Watch the video tribute to Quincy Jones.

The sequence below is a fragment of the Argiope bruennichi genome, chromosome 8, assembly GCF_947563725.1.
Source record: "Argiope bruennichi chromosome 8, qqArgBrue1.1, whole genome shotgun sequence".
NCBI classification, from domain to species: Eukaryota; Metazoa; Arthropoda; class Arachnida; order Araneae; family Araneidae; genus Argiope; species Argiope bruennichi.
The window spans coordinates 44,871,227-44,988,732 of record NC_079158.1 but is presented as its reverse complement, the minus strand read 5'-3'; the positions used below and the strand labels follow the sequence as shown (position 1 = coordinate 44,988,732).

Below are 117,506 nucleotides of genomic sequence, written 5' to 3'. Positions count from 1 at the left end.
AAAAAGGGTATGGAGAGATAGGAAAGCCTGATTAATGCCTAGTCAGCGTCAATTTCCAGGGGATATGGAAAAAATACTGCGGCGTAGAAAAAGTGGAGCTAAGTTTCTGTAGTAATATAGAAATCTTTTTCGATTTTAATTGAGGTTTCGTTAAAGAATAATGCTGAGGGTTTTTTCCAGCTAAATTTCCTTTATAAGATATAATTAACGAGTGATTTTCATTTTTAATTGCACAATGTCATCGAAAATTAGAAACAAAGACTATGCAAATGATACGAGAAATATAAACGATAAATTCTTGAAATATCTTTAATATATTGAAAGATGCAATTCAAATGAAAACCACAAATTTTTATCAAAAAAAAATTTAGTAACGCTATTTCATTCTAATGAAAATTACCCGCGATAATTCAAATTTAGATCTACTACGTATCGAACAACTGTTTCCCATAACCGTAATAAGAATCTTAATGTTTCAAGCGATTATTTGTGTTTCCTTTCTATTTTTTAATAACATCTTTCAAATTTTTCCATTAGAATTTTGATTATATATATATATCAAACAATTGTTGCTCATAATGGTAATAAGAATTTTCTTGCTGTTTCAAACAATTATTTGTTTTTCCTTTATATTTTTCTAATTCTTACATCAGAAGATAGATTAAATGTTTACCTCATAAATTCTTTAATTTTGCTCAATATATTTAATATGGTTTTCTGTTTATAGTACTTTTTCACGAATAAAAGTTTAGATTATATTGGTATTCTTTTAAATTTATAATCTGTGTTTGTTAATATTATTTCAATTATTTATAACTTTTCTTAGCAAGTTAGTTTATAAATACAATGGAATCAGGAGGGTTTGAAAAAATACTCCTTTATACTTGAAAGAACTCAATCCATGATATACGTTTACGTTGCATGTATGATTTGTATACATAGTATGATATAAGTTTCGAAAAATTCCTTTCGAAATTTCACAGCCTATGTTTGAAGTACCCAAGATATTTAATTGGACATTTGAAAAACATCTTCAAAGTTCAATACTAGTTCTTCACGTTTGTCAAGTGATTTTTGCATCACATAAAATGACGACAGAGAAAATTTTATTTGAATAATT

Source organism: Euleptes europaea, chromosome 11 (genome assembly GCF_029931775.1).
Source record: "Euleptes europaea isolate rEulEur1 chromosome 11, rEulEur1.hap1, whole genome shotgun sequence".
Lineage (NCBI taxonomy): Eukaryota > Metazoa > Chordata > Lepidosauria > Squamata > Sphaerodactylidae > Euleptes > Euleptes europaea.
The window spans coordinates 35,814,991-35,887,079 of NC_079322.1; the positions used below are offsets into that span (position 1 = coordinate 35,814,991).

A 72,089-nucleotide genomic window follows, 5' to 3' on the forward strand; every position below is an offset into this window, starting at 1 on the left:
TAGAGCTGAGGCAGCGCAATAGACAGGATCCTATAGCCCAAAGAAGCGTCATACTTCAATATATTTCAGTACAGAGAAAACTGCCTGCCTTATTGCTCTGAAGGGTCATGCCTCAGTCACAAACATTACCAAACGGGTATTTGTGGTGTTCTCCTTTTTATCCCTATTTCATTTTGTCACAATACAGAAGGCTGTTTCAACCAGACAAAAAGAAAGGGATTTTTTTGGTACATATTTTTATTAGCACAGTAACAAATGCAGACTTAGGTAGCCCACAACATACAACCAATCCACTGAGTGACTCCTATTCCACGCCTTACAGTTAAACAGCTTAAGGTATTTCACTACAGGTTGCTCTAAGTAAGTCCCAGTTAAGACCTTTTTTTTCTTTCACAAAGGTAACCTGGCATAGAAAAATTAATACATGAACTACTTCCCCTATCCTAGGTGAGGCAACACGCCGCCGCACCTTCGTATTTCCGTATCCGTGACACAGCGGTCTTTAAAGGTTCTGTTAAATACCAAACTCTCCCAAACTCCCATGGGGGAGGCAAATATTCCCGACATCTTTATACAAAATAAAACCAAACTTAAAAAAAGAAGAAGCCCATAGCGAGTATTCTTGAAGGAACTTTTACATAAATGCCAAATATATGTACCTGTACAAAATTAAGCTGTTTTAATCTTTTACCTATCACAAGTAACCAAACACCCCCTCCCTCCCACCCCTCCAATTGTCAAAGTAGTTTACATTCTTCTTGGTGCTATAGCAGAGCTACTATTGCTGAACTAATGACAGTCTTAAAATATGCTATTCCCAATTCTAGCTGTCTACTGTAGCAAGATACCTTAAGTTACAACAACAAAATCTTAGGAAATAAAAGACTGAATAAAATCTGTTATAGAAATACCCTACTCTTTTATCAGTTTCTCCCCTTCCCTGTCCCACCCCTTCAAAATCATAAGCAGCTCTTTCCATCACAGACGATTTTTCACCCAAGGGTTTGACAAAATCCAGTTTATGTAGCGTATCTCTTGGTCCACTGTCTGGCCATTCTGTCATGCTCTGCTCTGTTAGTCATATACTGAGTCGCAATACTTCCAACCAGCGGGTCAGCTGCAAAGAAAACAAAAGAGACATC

While working non-stop, and being lauded world-wide, he wrote “Q: The Autobiography of Quincy Jones”. The book immediately hit the Best-Seller lists of The New York Times, LA Times and The Wall Street Journal. But Quincy was always giving back. His humanitarian work began in the 1960s and has continued throughout his lifetime. In 1985, he took on the role of celebrity fundraiser, using his influence to raise funds and awareness with the historic “We Are The World.” (The best-selling single of all time, which he produced and conducted). That recording raised $63 million for Ethiopian famine relief and set the standard for cause driven specials ever since. He worked tirelessly with Bono and Bob Geldof to raise billions to end third world debt and was a major force in organizing We Are The World for Haiti in 2010. He has a deep compassion for children, especially disadvantaged children. In 2007, he wrote the award-winning musical score for the Closing Ceremony of the Special Olympics held in Shanghai, touching millions of children with developmental disabilities. His concern for the disadvantaged is also epitomized in his Project Q, a Harvard School of Public Health collaboration, and his work with the Linda Crnic Institute for Down Syndrome. In 2008, the Global Down Syndrome Foundation established the Quincy Jones Exceptional Advocacy Award in honor of Quincy’s leadership and humanitarian work that continues to aid the disadvantaged, including the developmentally disabled. “I believe from the bottom of my heart that every child on this planet has something to offer mankind and they can soar to the highest mountain tops if they are given the opportunity to do so. As the first national institute that will comprehensively address the basic clinical research and care for people with Down syndrome, I have no doubt that the Linda Crnic Institute for Down Syndrome will be the world’s leading care center for those impacted by this condition. It will also provide an avenue for obtaining undeniable and fundamental civil rights for these beautiful children, so that they can achieve everything they can imagine. I am enthusiastically looking forward to working with the patrons of this institution to bring those goals to fruition in any way I can.” —Quincy Jones at the 2008 announcement of the Linda Crnic Institute for Down Syndrome